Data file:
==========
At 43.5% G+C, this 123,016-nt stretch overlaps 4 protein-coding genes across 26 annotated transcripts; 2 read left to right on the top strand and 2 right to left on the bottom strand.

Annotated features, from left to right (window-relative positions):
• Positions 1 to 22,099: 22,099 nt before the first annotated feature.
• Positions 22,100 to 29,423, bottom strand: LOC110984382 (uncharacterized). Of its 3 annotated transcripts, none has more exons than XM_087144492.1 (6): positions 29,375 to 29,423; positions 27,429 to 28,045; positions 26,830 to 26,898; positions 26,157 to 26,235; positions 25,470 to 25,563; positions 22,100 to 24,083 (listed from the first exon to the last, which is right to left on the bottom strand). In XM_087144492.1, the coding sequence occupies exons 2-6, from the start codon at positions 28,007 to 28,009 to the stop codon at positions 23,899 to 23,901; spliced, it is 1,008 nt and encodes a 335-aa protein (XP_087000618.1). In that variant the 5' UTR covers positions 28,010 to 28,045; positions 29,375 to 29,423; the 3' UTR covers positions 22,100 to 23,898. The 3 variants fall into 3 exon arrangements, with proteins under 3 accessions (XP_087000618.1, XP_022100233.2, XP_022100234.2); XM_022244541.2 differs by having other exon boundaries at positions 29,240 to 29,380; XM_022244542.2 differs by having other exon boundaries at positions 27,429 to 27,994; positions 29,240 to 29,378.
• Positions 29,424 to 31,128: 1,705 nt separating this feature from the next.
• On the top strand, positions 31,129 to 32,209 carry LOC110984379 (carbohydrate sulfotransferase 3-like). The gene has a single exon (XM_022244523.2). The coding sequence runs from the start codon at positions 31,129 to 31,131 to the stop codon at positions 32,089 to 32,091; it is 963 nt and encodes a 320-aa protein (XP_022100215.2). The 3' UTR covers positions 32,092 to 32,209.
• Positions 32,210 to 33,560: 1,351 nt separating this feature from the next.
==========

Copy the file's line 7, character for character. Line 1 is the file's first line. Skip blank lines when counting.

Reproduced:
• Positions 32,210 to 33,560: 1,351 nt separating this feature from the next.